Monday, January 13, 2014


We are seeing some excellent progress in the branch. I am excited to hear that you have a new Elders´ Quorum Presidency. We do too!! When I got here there was no one in the presidency. Yesterday Alberto Sostoa was sustained as president, with two counselors (one is his dad who he is helping reactivate) and a secretary. I don´t know if you remember that Alberto is Delfina´s husband who was inactive before he moved back here and we helped baptize her. He is a natural leader, and I am so excited to see progress here! Our ward mission leader is helping us reactivate recent converts, one of whom--Juan Martinez--received the Aaronic Priesthood.

We only had three investigators in church (saying "only three" is also a sign of progress). Cristian, who is still waiting for the divorce papers came with his cousin Alex, who we have been teaching. Best part: Alex randomly showed up with Silvia to one of our lessons with the Melgarejos. He´s dating Silvia and he is very excited to be baptized on the 25th. Though she still acts very unsure, I am pretty positive they´ll get baptized together. What a miracle! They also want to go to EFY the week after (they´re both 17).

Luján did not come to church and her mom is gone so much we couldn´t teach her at all this week. Though she likes coming to church with us, we´ve decided to postpone the baptism until her mom or her uncles (The Garcías--those recent converts who have also been facing some work and social difficulties) are reactivated and can take her to church. I just realized that you can´t say uncles in English to refer to an aunt and uncle. I´ll leave it that way just for fun.

The Meza family is also a disappointment. We were pretty gung-ho about their baptism (they seemed to be, too), and we talked about the law of chastity to explain why they´d need to get married before their baptism. Now they don´t want to talk to us...Lesson learned. I´ll be sure to teach a few more of the doctrinal lessons to strengthen the faith of the investigators before teaching a commandment that could try their faith.

I´ve realized that I talk a lot about what these people do, but not much about what they are like. That may be for lack of time, but I do wish you could get to know all of them. My best way is just to compare them to people you know. Like my companion, who--musically, religiously, politically, and in many other ways--keeps reminding me of Tony. He´s a lot of fun, and we have been very good about communicating openly and being patient with small differences. For example, there´s Sister Guerra, the Uruguayan Relief Society President who is SO crazy I can´t even explain it. There´s Rubén Ledesma, the young (20) man who came to live with his active grandma. He was born in the church but never really developed a testimony. He knows he should come to church and do the right things but seems to have a lot of bad influence from his friends and his personal feelings. It´s really interesting to help people like that. Perhaps someday we´ll have enough time to talk about all of the great people I´ve met and who they really are.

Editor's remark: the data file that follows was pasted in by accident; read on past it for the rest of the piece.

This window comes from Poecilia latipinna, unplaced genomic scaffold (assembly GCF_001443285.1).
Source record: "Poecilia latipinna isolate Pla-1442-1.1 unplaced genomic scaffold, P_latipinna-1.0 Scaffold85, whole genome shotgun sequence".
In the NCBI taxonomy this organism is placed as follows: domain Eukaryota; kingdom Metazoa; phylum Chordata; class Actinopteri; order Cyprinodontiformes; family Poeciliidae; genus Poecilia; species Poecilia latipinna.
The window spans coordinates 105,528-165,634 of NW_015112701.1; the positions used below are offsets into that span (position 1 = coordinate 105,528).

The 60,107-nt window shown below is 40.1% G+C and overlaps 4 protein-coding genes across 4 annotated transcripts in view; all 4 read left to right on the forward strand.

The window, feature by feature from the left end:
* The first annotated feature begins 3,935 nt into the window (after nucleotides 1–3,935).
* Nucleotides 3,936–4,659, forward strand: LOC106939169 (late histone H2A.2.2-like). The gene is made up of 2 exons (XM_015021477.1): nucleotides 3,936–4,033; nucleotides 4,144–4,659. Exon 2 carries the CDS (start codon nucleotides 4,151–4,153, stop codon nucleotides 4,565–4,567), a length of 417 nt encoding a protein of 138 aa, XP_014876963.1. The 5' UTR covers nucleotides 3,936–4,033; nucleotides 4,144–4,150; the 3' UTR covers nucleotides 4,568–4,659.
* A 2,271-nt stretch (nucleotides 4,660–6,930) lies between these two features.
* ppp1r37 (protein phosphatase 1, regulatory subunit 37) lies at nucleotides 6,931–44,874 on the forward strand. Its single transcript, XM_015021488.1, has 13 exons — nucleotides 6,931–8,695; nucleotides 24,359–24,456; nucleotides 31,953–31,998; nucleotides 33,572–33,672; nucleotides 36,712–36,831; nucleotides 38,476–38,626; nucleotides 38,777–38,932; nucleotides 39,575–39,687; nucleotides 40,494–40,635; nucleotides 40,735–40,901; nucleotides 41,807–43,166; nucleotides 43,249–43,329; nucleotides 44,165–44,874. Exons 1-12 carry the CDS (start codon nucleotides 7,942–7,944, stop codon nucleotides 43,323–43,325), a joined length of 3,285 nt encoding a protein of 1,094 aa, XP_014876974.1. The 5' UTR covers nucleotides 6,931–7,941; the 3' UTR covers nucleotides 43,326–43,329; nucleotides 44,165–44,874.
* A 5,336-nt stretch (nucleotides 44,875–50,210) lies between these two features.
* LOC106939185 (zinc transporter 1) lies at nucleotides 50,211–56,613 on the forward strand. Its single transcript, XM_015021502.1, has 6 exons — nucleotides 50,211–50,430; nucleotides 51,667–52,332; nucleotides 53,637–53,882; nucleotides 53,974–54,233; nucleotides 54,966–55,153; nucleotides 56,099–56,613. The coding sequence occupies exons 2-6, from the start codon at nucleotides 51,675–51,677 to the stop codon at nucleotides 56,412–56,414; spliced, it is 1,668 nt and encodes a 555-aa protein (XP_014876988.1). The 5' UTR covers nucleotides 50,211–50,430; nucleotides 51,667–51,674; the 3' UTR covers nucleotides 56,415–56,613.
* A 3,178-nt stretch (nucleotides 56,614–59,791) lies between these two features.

As far as Elder Morgan goes, I do wish there were faster progress in the Zone and with the investigators, but we are working hard. I have been sick this week (cold), but I´m finally recovered. Only the 2nd time I needed to ask for a health blessing on the mission. I don´t even want to talk about how skinny I´m getting. New favorite fruit--Mburucuyá (passion fruit in English). It´s hard to describe. Sort of like sweet lemon, but all the seeds are mushed together in a goo that´s inside of a very hard shell. Reminds me of an alien egg. There´s fruit everywhere in Paraguay, and that´s the latest one that falls so much people just give it away.

I do also wish I could explain more about the culture. Part of the problem is that I don´t want to say anything negative, so you only hear the positive things. In this city, there are a few many asphalt roads. The rest are cobblestone, and there are quite a few dirt roads. It´s interesting here, because there is a lot of urban influence from Asunción and tourism, but there is quite a bit of rural culture, too. We have 70-80 in church every week, but the other two companionships are finally starting to bring people to church, so that should go up as we continue baptizing and retaining.

Also, we are in the South America South area, which is Paraguay, Argentina, Uruguay, and Chile. I can write anyone in those missions for free, which is nice. Our mission baptized just under 1,400 last year, and President Agazzani´s goal is 2,000 this year. He likes it when people tell him he´s crazy.

Thanks for all the other news from everyone. Not all the news is good, but it gives me things to pray for. I know the Lord is with us, no matter what happens. Just trust in him! Love you all!

-Elder Morgan the Older

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